The Power of Reading: Insights from the Research

The Power of Reading Insights from the Research Continuing the case for free voluntary reading set out in the book s first edition this new updated and much looked for second edition explores new research done on the topic in the last ten y

  • Title: The Power of Reading: Insights from the Research
  • Author: Stephen D. Krashen
  • ISBN: 9781591581697
  • Page: 187
  • Format: Paperback
  • Continuing the case for free voluntary reading set out in the book s 1993 first edition, this new, updated, and much looked for second edition explores new research done on the topic in the last ten years as well as looking anew at some of the original research reviewed Krashen also explores research surrounding the role of school and public libraries and the research indContinuing the case for free voluntary reading set out in the book s 1993 first edition, this new, updated, and much looked for second edition explores new research done on the topic in the last ten years as well as looking anew at some of the original research reviewed Krashen also explores research surrounding the role of school and public libraries and the research indicating the necessity of a print rich environment that provides light reading comics, teen romances, magazines as well as the best in literature to assist in educating children to read with understanding and in second language acquisition He looks at the research surrounding reading incentive rewards programs and specifically at the research on AR Accelerated Reader and other electronic reading products.

    One thought on “The Power of Reading: Insights from the Research”

    1. Three points stick out to me from this book: 1) Reading is the key to better comprehension, grammar, spelling, writing style, and vocab; 2) Reading is more important to learning how to write well than writing practice is; and 3) light reading is intellectually, academically, and socially viable. While I'm in full agreement and excited about points 1 and 3, point 2 scares me. As a writing instructor, part of my philosophy is that to write well, one should practice writing. I've always believed re [...]

    2. Some great evidence for why reading is so important. Krashen highlights lots of research showing why free voluntary reading is actually the most effective way to improve reading skills, vocabulary acquisition, and writing style. He also discusses reading incentives and why they don't work.Krashen is one of the best advocates for librarians in our role as encouraging free choice reading. Loved this book.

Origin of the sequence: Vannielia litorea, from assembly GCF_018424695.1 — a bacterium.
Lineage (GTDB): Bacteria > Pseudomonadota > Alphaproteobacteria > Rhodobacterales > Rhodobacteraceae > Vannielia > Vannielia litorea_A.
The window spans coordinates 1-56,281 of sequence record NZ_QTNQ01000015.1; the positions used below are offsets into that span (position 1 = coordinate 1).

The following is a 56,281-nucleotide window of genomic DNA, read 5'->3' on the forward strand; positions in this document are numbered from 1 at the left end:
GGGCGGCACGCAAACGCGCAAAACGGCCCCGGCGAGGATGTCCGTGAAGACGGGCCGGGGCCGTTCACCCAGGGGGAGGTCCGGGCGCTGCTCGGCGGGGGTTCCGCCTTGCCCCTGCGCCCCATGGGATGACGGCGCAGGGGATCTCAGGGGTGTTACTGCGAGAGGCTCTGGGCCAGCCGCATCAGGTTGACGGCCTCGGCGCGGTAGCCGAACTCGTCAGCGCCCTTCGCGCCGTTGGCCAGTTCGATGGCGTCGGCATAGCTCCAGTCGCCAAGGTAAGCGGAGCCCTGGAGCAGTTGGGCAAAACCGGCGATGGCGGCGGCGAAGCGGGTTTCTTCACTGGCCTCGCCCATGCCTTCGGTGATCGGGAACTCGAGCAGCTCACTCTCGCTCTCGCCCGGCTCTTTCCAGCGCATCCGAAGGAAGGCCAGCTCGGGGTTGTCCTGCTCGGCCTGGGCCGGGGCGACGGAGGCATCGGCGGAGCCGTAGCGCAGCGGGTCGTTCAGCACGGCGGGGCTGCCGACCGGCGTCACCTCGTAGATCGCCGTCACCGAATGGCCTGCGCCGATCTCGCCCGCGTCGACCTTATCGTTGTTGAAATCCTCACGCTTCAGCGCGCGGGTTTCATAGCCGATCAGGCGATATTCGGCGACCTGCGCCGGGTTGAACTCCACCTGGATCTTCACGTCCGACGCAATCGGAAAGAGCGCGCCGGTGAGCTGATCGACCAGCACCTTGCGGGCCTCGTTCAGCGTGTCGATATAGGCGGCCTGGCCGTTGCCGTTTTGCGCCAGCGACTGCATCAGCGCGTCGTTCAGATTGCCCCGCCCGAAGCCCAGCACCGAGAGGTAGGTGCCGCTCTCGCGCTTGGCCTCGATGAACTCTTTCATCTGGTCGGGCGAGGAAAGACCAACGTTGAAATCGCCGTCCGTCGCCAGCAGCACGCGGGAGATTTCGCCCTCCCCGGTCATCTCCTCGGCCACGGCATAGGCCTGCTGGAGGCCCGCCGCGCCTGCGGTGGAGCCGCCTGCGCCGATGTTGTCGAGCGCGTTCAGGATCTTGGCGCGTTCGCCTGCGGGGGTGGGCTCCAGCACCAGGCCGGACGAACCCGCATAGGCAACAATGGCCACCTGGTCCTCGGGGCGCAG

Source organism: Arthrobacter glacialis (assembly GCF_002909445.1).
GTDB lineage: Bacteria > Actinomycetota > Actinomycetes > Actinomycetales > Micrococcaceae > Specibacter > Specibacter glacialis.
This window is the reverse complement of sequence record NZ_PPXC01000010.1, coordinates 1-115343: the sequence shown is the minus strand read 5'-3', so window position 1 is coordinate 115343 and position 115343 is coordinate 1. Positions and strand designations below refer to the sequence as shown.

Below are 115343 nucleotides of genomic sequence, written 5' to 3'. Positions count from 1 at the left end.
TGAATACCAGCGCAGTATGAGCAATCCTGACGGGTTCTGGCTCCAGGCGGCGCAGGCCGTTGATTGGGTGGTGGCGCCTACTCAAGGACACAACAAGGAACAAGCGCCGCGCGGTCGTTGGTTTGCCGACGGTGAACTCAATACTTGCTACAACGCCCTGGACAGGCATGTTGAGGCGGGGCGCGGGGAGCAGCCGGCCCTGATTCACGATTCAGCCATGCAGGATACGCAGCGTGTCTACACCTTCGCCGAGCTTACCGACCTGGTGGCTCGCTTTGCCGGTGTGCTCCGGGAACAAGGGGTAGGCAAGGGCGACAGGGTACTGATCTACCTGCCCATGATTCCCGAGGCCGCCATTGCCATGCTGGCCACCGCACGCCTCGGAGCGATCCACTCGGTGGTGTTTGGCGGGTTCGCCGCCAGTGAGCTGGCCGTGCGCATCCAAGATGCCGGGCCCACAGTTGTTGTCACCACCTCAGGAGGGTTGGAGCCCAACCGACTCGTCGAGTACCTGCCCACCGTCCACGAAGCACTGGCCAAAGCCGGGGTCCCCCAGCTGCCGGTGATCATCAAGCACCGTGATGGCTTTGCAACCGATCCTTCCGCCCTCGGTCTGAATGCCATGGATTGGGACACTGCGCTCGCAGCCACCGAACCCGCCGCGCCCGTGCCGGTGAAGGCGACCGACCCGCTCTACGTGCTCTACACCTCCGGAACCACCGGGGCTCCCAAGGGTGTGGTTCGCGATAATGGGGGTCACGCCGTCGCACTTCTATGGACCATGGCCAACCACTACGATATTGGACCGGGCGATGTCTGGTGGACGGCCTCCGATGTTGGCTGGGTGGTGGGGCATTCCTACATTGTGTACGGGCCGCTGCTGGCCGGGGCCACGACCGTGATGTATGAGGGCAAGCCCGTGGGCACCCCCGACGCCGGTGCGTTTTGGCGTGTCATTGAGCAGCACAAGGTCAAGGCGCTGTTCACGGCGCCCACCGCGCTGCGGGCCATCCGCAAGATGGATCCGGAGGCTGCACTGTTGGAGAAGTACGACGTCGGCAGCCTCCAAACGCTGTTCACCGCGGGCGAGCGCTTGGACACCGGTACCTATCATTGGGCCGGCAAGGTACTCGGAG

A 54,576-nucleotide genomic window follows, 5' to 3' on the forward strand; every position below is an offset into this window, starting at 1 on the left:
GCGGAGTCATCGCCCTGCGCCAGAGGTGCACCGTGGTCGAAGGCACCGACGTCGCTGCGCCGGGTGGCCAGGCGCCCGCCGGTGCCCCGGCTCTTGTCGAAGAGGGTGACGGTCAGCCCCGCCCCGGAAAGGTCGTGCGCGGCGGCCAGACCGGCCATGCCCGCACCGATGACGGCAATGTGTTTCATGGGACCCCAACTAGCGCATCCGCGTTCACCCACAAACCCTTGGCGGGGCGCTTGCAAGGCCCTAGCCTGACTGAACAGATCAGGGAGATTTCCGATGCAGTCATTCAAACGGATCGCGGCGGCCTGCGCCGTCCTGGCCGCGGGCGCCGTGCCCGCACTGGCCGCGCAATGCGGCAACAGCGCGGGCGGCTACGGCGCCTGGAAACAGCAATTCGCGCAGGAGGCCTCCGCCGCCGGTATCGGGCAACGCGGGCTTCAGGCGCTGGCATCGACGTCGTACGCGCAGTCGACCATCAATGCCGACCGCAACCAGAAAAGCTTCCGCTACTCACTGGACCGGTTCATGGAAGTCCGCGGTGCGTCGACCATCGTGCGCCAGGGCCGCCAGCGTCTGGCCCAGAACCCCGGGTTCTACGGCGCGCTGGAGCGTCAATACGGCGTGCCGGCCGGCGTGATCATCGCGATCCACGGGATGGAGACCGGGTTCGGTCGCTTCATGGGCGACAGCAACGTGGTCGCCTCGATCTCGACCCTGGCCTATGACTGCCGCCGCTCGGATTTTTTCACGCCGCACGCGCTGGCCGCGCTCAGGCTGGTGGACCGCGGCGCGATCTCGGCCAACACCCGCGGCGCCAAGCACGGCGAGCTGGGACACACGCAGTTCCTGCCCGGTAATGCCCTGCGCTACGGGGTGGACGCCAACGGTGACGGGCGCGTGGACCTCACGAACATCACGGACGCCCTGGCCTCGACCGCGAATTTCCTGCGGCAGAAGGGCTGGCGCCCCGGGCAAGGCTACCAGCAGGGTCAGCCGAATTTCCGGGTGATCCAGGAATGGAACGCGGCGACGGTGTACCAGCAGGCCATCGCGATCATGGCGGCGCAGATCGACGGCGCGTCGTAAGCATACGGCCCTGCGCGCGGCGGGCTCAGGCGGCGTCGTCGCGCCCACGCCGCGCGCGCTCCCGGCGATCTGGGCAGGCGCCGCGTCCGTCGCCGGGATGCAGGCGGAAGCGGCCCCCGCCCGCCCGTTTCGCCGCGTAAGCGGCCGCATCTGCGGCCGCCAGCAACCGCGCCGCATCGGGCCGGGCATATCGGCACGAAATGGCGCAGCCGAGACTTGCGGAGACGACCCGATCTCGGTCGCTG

3. I'm moving this book to my "read" list even though I didn't finish it completely. I'm giving it 3 stars only because it wasn't "easy reading".unless you like to read textbooks with hundreds of cited studies. Krashen definitely did his research! I would say the basic premise is how important reading is, mostly FVR (free voluntary reading), basically reading on your own for pleasure and how FVR is the most effective way to increase literacy. The cited studies show that FVR improves spelling, readi [...]

    4. The book “The Power of Reading, Second Edition: Insights from the Research” by Stephen Krashen absolutely blew me away. I had no idea reading for pleasure was so beneficial.We know that learning to speak is instinctual for children, that as long as the adults around them talk to them, that language will come naturally.Reading, on the other hand, is not quite so natural. Children need to be taught the mechanics of sounding out words, and helped along as they learn the basics. But, according t [...]

    5. While I didn't really enjoy the style this book was written in, the research citations broke up the text and coincidentally ruined the flow, I did learn a lot of new things about the affects and benefits of reading. My favorite was the studies explaining that reading greatly improves language acquisition for second language learners compared to rote memorization and grammar lessons. I think this kind of knowledge would inspire people who are struggling with a second language to read more.I am no [...]

    6. Stephen D. Krashen provides a solid argument in favor of self-directed reading in the classroom. Krashen provides numerous studies to back up his claims that children who choose their own books and have ample opportunity to read them during school will see improvements in vocabulary, spelling, grammar, writing, and reading scores.This research has been here for years. When will parents, educators, administrators, and government officials realize that to improve reading, children need to read? It [...]